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Conversation in the workplace sometimes referred to as ‘watercooler talk’, is an essential aspect of learning (1). Ann Baker and colleagues have shown precisely how an executive team goes about making sense of the various things it is experiencing and learning, using different kinds of conversation.
For conversations to occur, it helps to create spaces for them:
Making space for conversation can take many forms – making physical space, such as when a manager moves from behind his or her desk to join colleagues around a table; making temporal space, such as when a family sets aside weekly time for family conversation; or making emotional space through receptive listening (1).
Good vocational teachers deliberately seek to engineer rich conversations between learners at different stages, ideally putting apprentices and those studying for qualifications at higher levels in the same workshop space so that young and old, novice and expert can talk to each other.
Conversations Can Help Prepare Novices
Informal workplace conversations can help prepare novices for scenarios they may face in future jobs. Orr (2), reported how to photocopy repair technicians would share ‘war stories’ with one another, which built up the community’s knowledge of how faults were identified, diagnosed and repaired.
Similarly, in an empirical exploration of the learning dispositions developed by plumbers the authors found:
Conversations in the Merchants about a rare job that one person had come across would be ‘how that [other] person learns … because it’s so rare that you might not come across it [otherwise]’. The response from others was to listen and learn, which ‘saves you finding your own solution to it’ (3).
The role of conversations about problematic cases is important in apprenticeship learning. As stories were told by attendees at birth, other attendees offered similar stories. Together, the stories were packaged as ‘situated knowledge’. Becoming a midwife thus includes the possession of a store of appropriate narratives, and the discernment to know when to share them.
Of primary importance in terms of conversation is the role of questioning. In educational settings, the teacher asks questions in order to ascertain the degree to which learners are familiar with new learning content, as well as the extent to which they have grasped it (4). Questioning also plays a part in the effective learner’s repertoire of behaviour. The process of questioning facilitates reflective thinking by prompting meaningful discussion. And yet, the construction of intelligent questions requires a certain threshold level of domain knowledge and metacognitive skills (5). Ikseon Choi et al.,’s study demonstrated that learners can be taught to ‘scaffold’ one another’s questioning through the use of further prompting or probing questions.
Teachers can scaffold learners in the same way, by asking three types of question:
Clarification or elaboration questions
- Clarification or elaboration questions – it may be apparent that a learner has not thought through the full implications of an idea. Their explanation may be unclear, incomplete, or incorrect. For example, a hairdressing teacher might ask the learner how a client’s prior history of colouring treatment affects the way the learner intends to apply dye this time.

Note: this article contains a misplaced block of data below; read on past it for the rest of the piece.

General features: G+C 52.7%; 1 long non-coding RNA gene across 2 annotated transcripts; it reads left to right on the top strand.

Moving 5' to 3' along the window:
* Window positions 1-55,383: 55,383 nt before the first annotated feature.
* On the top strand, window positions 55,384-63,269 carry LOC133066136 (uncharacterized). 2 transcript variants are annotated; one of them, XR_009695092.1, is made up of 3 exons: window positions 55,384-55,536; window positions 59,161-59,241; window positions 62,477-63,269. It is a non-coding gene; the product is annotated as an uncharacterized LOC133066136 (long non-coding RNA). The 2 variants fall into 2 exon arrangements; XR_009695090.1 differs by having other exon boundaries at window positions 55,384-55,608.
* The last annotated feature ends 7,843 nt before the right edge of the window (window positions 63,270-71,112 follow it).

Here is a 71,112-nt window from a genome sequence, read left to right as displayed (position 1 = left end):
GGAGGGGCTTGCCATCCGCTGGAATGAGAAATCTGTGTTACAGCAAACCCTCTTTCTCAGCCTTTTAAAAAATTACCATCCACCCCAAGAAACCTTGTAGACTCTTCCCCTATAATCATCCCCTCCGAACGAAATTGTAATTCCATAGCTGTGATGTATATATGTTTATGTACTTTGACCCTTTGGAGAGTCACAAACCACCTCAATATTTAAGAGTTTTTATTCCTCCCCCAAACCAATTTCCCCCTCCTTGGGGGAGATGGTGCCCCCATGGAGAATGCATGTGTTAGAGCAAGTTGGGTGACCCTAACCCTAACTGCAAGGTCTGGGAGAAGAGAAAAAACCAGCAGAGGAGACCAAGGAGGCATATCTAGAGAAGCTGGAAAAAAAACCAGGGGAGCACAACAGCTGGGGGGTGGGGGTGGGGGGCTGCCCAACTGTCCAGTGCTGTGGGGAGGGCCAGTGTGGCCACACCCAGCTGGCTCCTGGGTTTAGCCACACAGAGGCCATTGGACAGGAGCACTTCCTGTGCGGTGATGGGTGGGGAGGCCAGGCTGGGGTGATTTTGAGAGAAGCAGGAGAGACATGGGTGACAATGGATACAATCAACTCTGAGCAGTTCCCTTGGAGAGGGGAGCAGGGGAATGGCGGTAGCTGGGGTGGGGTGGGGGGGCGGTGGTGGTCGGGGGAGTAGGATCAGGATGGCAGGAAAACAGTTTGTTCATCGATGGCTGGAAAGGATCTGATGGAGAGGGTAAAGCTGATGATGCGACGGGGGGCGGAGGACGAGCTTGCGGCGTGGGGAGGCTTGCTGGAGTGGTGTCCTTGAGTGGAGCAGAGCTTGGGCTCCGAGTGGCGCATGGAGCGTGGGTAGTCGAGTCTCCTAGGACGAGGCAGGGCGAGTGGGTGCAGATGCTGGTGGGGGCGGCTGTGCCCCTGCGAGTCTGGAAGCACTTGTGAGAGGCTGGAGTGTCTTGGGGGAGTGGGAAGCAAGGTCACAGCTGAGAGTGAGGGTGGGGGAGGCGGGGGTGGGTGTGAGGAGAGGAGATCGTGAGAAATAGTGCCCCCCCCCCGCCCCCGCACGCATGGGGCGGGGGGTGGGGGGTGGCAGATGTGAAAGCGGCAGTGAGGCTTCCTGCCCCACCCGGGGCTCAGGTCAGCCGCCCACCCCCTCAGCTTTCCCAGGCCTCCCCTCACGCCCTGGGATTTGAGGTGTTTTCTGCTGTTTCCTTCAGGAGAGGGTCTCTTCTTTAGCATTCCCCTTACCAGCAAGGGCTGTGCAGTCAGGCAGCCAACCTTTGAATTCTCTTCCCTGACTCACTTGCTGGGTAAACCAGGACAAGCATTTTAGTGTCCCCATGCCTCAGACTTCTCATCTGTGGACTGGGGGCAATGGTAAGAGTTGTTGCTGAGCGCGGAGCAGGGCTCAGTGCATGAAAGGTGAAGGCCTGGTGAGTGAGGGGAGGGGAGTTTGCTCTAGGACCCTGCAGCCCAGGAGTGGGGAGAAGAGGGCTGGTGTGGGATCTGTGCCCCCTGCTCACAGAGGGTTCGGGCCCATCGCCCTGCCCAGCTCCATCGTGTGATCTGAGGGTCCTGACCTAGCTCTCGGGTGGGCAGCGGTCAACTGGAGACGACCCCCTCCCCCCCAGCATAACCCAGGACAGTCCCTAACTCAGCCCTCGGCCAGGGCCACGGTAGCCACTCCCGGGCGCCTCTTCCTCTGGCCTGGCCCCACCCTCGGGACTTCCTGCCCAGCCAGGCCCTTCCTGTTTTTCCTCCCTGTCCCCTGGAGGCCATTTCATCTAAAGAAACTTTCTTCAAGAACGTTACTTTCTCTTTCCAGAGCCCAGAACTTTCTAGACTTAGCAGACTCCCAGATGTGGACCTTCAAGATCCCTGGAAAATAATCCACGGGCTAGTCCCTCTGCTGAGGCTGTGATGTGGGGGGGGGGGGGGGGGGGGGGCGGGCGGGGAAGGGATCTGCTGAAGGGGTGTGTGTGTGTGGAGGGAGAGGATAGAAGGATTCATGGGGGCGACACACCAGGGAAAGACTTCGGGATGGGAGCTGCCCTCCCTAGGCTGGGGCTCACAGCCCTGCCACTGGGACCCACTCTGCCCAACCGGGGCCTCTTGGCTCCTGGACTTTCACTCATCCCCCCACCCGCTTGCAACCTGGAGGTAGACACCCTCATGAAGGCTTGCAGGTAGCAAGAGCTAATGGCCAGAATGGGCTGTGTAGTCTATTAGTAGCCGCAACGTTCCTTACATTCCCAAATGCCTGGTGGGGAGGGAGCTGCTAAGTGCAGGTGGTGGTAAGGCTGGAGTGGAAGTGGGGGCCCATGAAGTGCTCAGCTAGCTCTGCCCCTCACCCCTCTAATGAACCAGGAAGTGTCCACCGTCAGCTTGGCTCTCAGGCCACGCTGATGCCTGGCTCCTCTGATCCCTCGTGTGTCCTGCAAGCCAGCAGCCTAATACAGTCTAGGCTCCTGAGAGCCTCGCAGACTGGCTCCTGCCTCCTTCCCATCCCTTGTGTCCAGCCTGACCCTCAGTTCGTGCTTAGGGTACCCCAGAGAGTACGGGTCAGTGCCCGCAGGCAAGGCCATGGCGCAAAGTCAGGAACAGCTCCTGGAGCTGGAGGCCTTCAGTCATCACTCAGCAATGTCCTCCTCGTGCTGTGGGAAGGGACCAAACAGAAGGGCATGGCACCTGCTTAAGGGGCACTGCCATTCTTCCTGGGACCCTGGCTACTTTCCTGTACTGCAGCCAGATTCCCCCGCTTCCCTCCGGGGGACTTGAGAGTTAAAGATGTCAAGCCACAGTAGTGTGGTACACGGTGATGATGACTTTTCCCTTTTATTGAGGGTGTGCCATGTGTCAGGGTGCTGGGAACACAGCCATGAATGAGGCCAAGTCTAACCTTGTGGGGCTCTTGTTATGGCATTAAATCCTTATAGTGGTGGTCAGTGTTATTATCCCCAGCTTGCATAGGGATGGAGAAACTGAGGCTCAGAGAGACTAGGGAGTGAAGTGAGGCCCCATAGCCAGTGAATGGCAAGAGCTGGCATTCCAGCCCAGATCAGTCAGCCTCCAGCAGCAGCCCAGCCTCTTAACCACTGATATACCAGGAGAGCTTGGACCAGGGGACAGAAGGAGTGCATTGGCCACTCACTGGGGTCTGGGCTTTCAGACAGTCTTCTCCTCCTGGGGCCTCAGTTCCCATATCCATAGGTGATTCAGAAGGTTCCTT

- Counter-argument – when the learner and teacher have very different understandings, this type of questioning brings about ‘cognitive conflict’ in the learner, who either strengthens their position or re-evaluates their ideas. The teacher might ask a clarifying question regarding the learner’s reasoning for selecting a lighter tone over lowlights, and then ask, given what the learner knows about the chemical properties of the two types of colour, which might give the most natural look.
Context- or perspective-oriented questions
- Context- or perspective-oriented questions – when there is nothing inherently wrong in the learner’s idea, this type of questioning stimulates the learner to consider multiple perspectives on the problem. The teacher might ask the learner how he might change his plan if the client had had no prior colour treatment.
Diving coach Andy Banks refers to ‘head sitting’, his method of questioning others, as a means of developing expertise:
I’m a big believer in if you want to become good at something you find someone that’s better than you and sit on their head, and hopefully not be too much of a pain in the neck but ask ‘why did you do that?’ ‘what did you do that for?’ ‘how do you do this?’ ‘how do you do that?’ until they swear at you and say ‘go away’ (6).
- Baker, A., Jensen, P. & Kolb, D. (2005). Conversation as Experiential Learning. Management Learning, 36(4), 411-427.
- Billett, S. (2000). Guided Learning at Work. Journal of Workplace Learning, 12(7), 272-285
- Spencer, E., Lucas, B. & Claxton, G. (2012). Progression in Creativity – Developing New Forms of Assessment: A literature review. Newcastle: CCE.
- Mäkitalo, Å. (2005). The Record as a Formative Tool: A study of immanent pedagogy in the practice of vocational guidance. Qualitative Social Work, 4, 431-448.
- Choi, I., Land, S. & Turgeon, A. (2005). Scaffolding Peer-Questioning Strategies to Facilitate Metacognition During Online Small Group Discussion. Instructional Science, 33, 483-511.
- Dixon, M., Lee, S. & Ghaye, T. (2012). Coaching for Performance: An interview with Olympic diving coach, Andy Banks. Reflective Practice: International and multidisciplinary perspectives, 13(3), 339-354.
Lucubrate Magazine August 2019
The Photo on the top: Learning through conversation in Vocational Education, by auremar
The article is from the report “How to teach vocational education: A theory of vocational pedagogy” by Bill Lucas, Ellen Spencer and Guy Claxton, The City & Guilds Centre for Skills Development (December 2012)